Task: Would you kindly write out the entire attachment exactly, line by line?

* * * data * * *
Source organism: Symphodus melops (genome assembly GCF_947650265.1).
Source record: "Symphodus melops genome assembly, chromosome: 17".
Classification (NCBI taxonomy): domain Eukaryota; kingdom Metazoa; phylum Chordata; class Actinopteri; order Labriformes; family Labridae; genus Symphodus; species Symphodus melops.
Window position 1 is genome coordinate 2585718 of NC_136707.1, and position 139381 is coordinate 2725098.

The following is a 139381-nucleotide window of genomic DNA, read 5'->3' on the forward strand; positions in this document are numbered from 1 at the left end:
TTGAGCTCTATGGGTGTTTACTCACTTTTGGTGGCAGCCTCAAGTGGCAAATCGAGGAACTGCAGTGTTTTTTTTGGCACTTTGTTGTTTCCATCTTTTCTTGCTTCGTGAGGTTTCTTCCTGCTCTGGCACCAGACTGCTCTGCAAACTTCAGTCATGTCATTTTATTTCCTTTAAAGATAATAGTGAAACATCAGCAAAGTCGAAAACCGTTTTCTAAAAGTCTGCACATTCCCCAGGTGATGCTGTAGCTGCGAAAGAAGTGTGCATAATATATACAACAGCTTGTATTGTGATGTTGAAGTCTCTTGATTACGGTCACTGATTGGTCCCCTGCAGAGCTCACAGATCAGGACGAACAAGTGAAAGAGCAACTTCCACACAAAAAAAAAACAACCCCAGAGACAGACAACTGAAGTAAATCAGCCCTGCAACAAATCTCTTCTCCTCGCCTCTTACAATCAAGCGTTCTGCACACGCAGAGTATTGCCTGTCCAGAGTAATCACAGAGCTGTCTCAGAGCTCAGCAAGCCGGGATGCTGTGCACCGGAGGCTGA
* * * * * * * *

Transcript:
Source organism: Symphodus melops (genome assembly GCF_947650265.1).
Source record: "Symphodus melops genome assembly, chromosome: 17".
Classification (NCBI taxonomy): domain Eukaryota; kingdom Metazoa; phylum Chordata; class Actinopteri; order Labriformes; family Labridae; genus Symphodus; species Symphodus melops.
Window position 1 is genome coordinate 2585718 of NC_136707.1, and position 139381 is coordinate 2725098.

The following is a 139381-nucleotide window of genomic DNA, read 5'->3' on the forward strand; positions in this document are numbered from 1 at the left end:
TTGAGCTCTATGGGTGTTTACTCACTTTTGGTGGCAGCCTCAAGTGGCAAATCGAGGAACTGCAGTGTTTTTTTTGGCACTTTGTTGTTTCCATCTTTTCTTGCTTCGTGAGGTTTCTTCCTGCTCTGGCACCAGACTGCTCTGCAAACTTCAGTCATGTCATTTTATTTCCTTTAAAGATAATAGTGAAACATCAGCAAAGTCGAAAACCGTTTTCTAAAAGTCTGCACATTCCCCAGGTGATGCTGTAGCTGCGAAAGAAGTGTGCATAATATATACAACAGCTTGTATTGTGATGTTGAAGTCTCTTGATTACGGTCACTGATTGGTCCCCTGCAGAGCTCACAGATCAGGACGAACAAGTGAAAGAGCAACTTCCACACAAAAAAAAAACAACCCCAGAGACAGACAACTGAAGTAAATCAGCCCTGCAACAAATCTCTTCTCCTCGCCTCTTACAATCAAGCGTTCTGCACACGCAGAGTATTGCCTGTCCAGAGTAATCACAGAGCTGTCTCAGAGCTCAGCAAGCCGGGATGCTGTGCACCGGAGGCTGA